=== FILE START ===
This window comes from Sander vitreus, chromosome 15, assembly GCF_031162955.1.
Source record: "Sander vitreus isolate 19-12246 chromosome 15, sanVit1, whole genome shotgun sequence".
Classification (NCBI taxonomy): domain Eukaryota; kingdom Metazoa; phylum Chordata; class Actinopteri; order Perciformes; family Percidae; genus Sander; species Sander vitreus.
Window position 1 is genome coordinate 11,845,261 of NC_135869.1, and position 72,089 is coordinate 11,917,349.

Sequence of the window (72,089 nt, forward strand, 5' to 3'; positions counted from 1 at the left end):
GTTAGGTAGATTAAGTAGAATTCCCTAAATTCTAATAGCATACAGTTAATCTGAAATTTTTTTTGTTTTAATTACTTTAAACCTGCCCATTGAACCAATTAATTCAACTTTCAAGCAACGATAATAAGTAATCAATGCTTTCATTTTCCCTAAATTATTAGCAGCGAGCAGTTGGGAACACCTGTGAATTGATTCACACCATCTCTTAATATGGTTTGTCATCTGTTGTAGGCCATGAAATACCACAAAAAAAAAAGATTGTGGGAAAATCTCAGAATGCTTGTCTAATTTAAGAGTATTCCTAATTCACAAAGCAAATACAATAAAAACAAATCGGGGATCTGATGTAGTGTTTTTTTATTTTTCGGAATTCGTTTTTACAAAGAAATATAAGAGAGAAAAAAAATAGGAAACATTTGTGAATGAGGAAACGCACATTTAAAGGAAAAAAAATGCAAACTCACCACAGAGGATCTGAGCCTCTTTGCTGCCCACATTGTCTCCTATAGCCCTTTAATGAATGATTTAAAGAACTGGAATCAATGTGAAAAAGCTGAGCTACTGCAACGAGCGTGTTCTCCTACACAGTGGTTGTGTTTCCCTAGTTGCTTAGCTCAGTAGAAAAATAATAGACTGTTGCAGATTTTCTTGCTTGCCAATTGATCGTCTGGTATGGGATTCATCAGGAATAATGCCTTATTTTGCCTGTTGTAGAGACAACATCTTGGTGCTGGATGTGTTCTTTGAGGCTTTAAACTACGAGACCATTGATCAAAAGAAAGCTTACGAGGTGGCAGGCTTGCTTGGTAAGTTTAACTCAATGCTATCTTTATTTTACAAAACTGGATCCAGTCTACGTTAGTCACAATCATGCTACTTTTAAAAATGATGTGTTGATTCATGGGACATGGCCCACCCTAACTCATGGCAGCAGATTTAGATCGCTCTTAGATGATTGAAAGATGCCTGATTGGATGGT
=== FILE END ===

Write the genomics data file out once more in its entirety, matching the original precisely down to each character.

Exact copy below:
This window comes from Sander vitreus, chromosome 15, assembly GCF_031162955.1.
Source record: "Sander vitreus isolate 19-12246 chromosome 15, sanVit1, whole genome shotgun sequence".
Classification (NCBI taxonomy): domain Eukaryota; kingdom Metazoa; phylum Chordata; class Actinopteri; order Perciformes; family Percidae; genus Sander; species Sander vitreus.
Window position 1 is genome coordinate 11,845,261 of NC_135869.1, and position 72,089 is coordinate 11,917,349.

Sequence of the window (72,089 nt, forward strand, 5' to 3'; positions counted from 1 at the left end):
GTTAGGTAGATTAAGTAGAATTCCCTAAATTCTAATAGCATACAGTTAATCTGAAATTTTTTTTGTTTTAATTACTTTAAACCTGCCCATTGAACCAATTAATTCAACTTTCAAGCAACGATAATAAGTAATCAATGCTTTCATTTTCCCTAAATTATTAGCAGCGAGCAGTTGGGAACACCTGTGAATTGATTCACACCATCTCTTAATATGGTTTGTCATCTGTTGTAGGCCATGAAATACCACAAAAAAAAAAGATTGTGGGAAAATCTCAGAATGCTTGTCTAATTTAAGAGTATTCCTAATTCACAAAGCAAATACAATAAAAACAAATCGGGGATCTGATGTAGTGTTTTTTTATTTTTCGGAATTCGTTTTTACAAAGAAATATAAGAGAGAAAAAAAATAGGAAACATTTGTGAATGAGGAAACGCACATTTAAAGGAAAAAAAATGCAAACTCACCACAGAGGATCTGAGCCTCTTTGCTGCCCACATTGTCTCCTATAGCCCTTTAATGAATGATTTAAAGAACTGGAATCAATGTGAAAAAGCTGAGCTACTGCAACGAGCGTGTTCTCCTACACAGTGGTTGTGTTTCCCTAGTTGCTTAGCTCAGTAGAAAAATAATAGACTGTTGCAGATTTTCTTGCTTGCCAATTGATCGTCTGGTATGGGATTCATCAGGAATAATGCCTTATTTTGCCTGTTGTAGAGACAACATCTTGGTGCTGGATGTGTTCTTTGAGGCTTTAAACTACGAGACCATTGATCAAAAGAAAGCTTACGAGGTGGCAGGCTTGCTTGGTAAGTTTAACTCAATGCTATCTTTATTTTACAAAACTGGATCCAGTCTACGTTAGTCACAATCATGCTACTTTTAAAAATGATGTGTTGATTCATGGGACATGGCCCACCCTAACTCATGGCAGCAGATTTAGATCGCTCTTAGATGATTGAAAGATGCCTGATTGGATGGT